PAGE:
How can UAVs for energy companies make a difference to operations?
Harry Cassar, Technology Director, Maxime Lecchi, Research Engineer, GDF SUEZ and Justin Philips, Lead R&D Engineer and Test Pilot, Terracam sat down to discuss how UAVs are achieving things that have not been done before at the Commercial UAV Show 2014.
End User Perspectives:
BP are using UAVs for inspection, flare stack inspection, under deck inspections and on shore work. There are also potential cases for exploration and drilling but that remains to be seen.
From a safety perspective, it’s important to stop putting people in dangerous situations and stop them hanging off ropes. However, big UAVs are difficult to implement and smaller UAVs are needed for oil and gas companies like BP in off shore and refinery operations.
The operations guys have the last word on safety. One key point to note is that BP are considering tethered UAVs. They think this might overcome regulation, increase safety and ultimately lower risk.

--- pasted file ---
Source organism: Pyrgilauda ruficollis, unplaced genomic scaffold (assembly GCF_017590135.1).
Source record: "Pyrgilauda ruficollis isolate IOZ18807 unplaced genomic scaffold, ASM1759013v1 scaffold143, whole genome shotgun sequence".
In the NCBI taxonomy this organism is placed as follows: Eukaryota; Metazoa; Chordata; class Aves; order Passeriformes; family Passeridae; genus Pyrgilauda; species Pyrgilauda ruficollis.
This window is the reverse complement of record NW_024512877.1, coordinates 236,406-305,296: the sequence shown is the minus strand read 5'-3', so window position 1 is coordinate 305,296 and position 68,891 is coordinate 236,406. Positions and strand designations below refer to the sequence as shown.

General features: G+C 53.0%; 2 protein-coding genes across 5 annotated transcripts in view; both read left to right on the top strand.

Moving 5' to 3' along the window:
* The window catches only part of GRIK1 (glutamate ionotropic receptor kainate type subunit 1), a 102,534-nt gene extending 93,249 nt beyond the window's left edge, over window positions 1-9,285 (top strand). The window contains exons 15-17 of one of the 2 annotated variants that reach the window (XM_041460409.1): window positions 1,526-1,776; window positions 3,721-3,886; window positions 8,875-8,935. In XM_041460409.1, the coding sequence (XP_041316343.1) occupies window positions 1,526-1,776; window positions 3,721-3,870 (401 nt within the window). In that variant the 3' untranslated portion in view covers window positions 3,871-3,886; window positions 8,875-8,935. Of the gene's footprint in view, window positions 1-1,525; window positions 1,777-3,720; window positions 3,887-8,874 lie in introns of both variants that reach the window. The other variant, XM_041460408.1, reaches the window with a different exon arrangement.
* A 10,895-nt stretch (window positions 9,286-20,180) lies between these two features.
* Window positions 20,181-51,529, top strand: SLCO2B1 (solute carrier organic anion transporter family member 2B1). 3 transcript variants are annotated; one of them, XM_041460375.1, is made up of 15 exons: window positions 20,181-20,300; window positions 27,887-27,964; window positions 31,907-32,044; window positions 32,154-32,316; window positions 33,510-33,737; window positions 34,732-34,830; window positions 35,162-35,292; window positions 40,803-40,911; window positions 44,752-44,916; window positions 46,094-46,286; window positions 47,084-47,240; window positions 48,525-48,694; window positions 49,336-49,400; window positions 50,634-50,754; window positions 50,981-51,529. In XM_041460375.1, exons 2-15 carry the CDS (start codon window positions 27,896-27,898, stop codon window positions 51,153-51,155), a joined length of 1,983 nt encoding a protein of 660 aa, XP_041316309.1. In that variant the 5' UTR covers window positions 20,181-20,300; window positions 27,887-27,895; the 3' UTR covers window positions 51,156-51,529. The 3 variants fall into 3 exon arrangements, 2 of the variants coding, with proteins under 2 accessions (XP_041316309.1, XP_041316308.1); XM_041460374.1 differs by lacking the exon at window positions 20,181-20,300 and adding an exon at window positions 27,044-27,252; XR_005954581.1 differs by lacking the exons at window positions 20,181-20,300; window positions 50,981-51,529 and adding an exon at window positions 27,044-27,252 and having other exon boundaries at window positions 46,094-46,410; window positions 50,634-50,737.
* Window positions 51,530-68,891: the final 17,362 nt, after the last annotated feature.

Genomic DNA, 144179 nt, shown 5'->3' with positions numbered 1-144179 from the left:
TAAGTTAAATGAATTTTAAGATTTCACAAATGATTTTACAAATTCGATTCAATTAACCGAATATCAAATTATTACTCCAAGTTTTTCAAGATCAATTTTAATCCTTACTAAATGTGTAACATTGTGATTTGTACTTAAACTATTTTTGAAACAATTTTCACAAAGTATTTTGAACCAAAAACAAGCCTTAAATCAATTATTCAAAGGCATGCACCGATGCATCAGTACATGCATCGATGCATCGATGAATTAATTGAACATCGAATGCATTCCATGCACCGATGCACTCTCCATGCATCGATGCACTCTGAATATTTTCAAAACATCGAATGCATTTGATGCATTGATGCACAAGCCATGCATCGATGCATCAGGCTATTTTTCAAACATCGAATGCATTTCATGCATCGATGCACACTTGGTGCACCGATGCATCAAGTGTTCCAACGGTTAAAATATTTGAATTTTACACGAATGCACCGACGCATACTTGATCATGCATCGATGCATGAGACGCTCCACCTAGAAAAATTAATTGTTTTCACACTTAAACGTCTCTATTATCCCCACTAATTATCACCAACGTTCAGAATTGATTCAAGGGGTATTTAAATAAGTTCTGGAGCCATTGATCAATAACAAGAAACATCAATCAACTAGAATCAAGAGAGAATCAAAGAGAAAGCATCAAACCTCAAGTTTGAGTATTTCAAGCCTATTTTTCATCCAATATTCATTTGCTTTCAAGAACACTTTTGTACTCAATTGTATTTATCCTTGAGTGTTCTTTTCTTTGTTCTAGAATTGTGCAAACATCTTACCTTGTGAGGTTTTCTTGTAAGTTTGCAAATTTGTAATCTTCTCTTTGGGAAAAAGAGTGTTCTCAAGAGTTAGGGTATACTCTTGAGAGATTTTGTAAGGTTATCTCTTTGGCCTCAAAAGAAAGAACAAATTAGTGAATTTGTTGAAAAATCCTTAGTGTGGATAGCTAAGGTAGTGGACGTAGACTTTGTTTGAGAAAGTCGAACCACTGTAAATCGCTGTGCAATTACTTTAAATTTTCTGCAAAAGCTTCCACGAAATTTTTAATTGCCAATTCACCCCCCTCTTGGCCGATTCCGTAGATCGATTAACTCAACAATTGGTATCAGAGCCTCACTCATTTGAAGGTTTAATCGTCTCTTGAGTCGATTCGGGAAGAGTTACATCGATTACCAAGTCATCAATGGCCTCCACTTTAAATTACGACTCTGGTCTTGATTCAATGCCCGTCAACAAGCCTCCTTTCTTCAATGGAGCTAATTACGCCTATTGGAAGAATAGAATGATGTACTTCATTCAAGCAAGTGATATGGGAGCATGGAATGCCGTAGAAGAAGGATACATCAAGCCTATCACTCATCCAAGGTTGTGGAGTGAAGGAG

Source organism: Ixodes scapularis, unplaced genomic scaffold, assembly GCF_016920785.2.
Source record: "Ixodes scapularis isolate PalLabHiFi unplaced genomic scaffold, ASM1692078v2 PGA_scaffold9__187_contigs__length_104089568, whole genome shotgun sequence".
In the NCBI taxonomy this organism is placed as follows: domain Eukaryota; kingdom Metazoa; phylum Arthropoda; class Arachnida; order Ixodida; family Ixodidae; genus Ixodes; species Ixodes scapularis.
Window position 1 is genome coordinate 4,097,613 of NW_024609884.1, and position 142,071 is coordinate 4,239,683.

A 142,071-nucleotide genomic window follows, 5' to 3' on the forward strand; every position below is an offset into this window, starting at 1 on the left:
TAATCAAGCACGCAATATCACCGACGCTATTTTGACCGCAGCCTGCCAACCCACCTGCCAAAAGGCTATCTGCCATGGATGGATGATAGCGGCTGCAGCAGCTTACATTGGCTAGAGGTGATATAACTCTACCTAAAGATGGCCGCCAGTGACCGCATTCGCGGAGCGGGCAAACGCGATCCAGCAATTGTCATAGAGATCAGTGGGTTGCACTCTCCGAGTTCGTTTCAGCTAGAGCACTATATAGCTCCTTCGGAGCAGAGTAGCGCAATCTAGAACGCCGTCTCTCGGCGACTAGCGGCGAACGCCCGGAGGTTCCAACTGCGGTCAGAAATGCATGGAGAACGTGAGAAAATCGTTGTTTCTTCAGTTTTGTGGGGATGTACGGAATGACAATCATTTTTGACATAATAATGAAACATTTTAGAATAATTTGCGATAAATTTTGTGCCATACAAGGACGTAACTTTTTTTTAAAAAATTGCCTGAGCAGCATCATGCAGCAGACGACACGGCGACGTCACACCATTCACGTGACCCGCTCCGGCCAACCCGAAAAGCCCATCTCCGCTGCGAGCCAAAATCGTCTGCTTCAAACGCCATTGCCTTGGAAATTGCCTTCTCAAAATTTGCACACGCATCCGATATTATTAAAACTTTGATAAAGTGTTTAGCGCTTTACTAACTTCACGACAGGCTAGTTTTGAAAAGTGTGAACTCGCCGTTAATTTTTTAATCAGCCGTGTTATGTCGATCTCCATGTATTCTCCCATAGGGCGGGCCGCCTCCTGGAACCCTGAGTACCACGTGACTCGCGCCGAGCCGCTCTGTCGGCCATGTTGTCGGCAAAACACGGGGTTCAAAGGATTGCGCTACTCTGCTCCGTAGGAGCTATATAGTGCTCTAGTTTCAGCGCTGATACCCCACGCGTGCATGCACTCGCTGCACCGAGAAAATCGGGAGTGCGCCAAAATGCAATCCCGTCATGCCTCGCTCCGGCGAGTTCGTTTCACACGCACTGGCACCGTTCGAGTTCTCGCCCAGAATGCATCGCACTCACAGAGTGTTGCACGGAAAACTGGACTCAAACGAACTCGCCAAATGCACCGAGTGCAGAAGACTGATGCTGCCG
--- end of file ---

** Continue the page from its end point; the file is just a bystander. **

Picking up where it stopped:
GDF Suez have been using UAVs since 2006 for visual inspections of pipelines. Inspections are risky, costly and difficult to implement. UAVs provide an alternative option but they are not conclusive for GDF Suez.
Again, it’s about the balance between developing small enough sensors against biggest UAVs that can carry heavier weights. GDF Suez believe we need both. With heavier UAVs you can book the flight range before however regulation is needed. If the flight path is out of the pilots line of sight then a lighter UAV is needed. The weight restrictions need to be lifted in order to develop the technology.
For GDF Suez, it’s not just the UAV but data interpretation and collection that is key.
Terracam – the UAV operator perspective
Terracam are continually surprised by the potential UAVs hold. Customers bring varying problems to them and they uncover new ways UAVs can help, for example, thermal analysis. UAVs can be used to look at frost formation as to avoid losing perishable products to frost.
The biggest benefits lie in safety; the mining industry in particular is one of the worst for safety.
Terracam want to see smaller UAVs but constant development is needed. It’s a cut throat industry and the tech is moving so fast. However, it’s noted that bigger UAVs are needed for payloads and medical supplies for example. The current Ebola crisis could benefit from UAVs, sending supplies in to affected areas and reducing the human risk.
What do you think?
A lot changes in a year. Join us at next year’s show to see which industries have moved forward with UAVs and what they have planned next. See the website for more details: www.terrapinn.com/uav